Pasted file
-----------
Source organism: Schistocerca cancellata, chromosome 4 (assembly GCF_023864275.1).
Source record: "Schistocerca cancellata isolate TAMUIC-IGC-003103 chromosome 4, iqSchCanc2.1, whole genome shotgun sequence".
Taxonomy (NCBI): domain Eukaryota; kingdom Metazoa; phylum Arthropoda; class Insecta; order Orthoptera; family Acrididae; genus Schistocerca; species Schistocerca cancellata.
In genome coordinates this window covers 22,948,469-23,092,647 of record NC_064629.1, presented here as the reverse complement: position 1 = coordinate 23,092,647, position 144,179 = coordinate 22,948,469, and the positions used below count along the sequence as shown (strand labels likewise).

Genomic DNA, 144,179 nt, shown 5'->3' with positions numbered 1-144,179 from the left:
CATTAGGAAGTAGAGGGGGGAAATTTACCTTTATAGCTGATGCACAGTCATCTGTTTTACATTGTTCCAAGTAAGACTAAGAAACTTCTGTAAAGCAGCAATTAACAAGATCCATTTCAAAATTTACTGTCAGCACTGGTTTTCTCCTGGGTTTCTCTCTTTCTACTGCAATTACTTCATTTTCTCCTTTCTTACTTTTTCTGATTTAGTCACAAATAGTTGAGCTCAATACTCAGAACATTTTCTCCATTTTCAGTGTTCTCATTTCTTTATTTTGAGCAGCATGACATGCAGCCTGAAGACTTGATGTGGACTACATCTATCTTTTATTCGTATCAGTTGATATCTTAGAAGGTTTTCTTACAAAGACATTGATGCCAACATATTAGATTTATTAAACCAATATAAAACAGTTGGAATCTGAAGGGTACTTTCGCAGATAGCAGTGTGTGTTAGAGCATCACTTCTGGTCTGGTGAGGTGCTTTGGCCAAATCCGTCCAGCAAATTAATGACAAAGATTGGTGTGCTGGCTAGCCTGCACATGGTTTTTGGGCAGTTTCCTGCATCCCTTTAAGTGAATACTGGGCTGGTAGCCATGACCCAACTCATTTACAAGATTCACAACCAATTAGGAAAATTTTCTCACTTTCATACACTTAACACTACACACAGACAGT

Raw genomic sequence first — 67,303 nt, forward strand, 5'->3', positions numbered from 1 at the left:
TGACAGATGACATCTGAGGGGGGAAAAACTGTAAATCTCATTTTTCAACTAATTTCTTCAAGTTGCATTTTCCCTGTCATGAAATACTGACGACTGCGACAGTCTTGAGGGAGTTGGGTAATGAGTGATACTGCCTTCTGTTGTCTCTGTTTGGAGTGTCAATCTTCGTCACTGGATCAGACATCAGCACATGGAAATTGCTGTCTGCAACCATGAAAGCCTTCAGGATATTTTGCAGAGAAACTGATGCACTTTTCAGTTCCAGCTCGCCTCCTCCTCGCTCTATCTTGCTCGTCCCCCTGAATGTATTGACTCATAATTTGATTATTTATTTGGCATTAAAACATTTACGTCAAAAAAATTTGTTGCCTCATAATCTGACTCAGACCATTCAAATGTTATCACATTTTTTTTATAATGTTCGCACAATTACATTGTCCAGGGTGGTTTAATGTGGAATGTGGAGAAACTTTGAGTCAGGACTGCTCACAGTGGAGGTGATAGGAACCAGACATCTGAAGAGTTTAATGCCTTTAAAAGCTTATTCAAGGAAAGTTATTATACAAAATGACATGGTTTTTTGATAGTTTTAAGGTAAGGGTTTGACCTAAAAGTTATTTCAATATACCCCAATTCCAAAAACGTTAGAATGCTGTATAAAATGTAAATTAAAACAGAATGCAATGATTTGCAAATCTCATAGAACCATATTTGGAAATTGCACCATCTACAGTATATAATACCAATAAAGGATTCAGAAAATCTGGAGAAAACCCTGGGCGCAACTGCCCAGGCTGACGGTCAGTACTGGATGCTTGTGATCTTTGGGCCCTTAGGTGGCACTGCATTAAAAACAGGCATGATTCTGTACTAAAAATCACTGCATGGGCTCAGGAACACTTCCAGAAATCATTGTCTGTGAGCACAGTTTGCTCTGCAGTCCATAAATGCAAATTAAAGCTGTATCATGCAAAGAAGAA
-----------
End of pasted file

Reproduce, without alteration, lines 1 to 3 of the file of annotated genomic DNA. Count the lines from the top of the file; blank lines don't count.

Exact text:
Source organism: Schistocerca cancellata, chromosome 4 (assembly GCF_023864275.1).
Source record: "Schistocerca cancellata isolate TAMUIC-IGC-003103 chromosome 4, iqSchCanc2.1, whole genome shotgun sequence".
Taxonomy (NCBI): domain Eukaryota; kingdom Metazoa; phylum Arthropoda; class Insecta; order Orthoptera; family Acrididae; genus Schistocerca; species Schistocerca cancellata.